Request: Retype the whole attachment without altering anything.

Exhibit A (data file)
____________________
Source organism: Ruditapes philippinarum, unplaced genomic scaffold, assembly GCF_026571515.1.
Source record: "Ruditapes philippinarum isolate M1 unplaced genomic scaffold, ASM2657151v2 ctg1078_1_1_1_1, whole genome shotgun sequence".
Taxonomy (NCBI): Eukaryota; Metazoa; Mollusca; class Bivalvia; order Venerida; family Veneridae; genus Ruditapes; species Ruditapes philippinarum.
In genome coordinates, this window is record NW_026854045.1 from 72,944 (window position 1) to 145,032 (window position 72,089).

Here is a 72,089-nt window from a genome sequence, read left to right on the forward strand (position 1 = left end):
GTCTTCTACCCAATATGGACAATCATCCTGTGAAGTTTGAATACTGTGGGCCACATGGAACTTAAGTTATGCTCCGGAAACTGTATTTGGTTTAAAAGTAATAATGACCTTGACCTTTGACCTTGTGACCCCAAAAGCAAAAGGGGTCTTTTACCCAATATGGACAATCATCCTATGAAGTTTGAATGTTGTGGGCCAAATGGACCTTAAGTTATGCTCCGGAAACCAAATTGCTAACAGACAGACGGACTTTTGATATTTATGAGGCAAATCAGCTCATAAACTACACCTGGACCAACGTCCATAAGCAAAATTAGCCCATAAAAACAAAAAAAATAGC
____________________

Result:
Source organism: Ruditapes philippinarum, unplaced genomic scaffold, assembly GCF_026571515.1.
Source record: "Ruditapes philippinarum isolate M1 unplaced genomic scaffold, ASM2657151v2 ctg1078_1_1_1_1, whole genome shotgun sequence".
Taxonomy (NCBI): Eukaryota; Metazoa; Mollusca; class Bivalvia; order Venerida; family Veneridae; genus Ruditapes; species Ruditapes philippinarum.
In genome coordinates, this window is record NW_026854045.1 from 72,944 (window position 1) to 145,032 (window position 72,089).

Here is a 72,089-nt window from a genome sequence, read left to right on the forward strand (position 1 = left end):
GTCTTCTACCCAATATGGACAATCATCCTGTGAAGTTTGAATACTGTGGGCCACATGGAACTTAAGTTATGCTCCGGAAACTGTATTTGGTTTAAAAGTAATAATGACCTTGACCTTTGACCTTGTGACCCCAAAAGCAAAAGGGGTCTTTTACCCAATATGGACAATCATCCTATGAAGTTTGAATGTTGTGGGCCAAATGGACCTTAAGTTATGCTCCGGAAACCAAATTGCTAACAGACAGACGGACTTTTGATATTTATGAGGCAAATCAGCTCATAAACTACACCTGGACCAACGTCCATAAGCAAAATTAGCCCATAAAAACAAAAAAAATAGC